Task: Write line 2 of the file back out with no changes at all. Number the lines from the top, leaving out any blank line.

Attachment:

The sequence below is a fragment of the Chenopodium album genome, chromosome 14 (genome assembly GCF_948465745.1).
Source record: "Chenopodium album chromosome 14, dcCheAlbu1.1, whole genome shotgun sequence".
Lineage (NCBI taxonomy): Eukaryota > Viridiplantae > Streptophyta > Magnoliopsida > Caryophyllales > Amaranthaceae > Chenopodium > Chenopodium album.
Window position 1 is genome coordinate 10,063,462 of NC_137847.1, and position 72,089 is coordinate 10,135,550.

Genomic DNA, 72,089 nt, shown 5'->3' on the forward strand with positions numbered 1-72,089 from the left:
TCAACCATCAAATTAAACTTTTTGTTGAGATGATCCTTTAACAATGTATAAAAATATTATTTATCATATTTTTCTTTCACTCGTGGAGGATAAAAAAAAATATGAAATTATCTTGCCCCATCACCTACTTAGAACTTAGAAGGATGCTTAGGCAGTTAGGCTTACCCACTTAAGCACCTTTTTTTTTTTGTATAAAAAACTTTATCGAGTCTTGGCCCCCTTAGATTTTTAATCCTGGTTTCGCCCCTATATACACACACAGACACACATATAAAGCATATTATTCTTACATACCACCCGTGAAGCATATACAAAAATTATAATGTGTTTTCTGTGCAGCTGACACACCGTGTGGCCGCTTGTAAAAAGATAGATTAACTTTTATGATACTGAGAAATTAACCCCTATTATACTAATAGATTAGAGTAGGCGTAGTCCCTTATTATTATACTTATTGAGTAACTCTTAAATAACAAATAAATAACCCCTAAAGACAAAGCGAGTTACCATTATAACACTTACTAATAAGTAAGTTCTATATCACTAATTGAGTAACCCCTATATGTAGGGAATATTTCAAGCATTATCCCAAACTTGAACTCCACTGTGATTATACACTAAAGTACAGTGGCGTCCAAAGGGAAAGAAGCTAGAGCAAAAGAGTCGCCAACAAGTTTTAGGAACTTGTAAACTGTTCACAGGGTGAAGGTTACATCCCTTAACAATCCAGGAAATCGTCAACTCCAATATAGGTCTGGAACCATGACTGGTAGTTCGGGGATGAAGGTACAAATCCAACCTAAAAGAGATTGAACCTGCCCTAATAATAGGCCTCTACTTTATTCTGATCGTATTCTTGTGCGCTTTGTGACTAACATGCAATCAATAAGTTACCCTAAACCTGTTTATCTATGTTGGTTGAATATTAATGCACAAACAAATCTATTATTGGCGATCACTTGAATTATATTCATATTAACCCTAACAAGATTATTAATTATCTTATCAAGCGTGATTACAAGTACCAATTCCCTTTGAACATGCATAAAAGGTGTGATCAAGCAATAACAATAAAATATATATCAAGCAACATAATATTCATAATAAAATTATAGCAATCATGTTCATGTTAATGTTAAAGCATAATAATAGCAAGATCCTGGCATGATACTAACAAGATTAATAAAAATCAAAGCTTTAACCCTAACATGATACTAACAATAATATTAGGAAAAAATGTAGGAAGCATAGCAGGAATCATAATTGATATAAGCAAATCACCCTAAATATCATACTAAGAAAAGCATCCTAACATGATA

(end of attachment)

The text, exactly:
Source record: "Chenopodium album chromosome 14, dcCheAlbu1.1, whole genome shotgun sequence".